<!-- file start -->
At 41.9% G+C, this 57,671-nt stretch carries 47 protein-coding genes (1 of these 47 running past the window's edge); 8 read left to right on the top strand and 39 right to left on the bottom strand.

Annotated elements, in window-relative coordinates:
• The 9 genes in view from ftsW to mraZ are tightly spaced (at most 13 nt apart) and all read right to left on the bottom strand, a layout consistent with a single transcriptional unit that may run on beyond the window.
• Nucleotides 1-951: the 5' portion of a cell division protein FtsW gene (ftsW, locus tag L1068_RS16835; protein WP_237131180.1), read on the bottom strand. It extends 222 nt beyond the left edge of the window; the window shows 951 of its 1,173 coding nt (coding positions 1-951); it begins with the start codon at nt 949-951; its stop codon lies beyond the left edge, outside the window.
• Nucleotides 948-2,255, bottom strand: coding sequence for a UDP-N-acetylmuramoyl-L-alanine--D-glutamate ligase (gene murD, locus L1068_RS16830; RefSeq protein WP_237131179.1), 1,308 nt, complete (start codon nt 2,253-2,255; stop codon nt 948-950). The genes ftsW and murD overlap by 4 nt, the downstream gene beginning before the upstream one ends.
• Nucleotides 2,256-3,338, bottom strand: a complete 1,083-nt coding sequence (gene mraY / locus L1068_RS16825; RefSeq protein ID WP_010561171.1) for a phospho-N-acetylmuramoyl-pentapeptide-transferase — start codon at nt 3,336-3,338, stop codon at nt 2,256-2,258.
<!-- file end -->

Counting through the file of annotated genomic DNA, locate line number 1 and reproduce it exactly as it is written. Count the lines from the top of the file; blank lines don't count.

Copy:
At 41.9% G+C, this 57,671-nt stretch carries 47 protein-coding genes (1 of these 47 running past the window's edge); 8 read left to right on the top strand and 39 right to left on the bottom strand.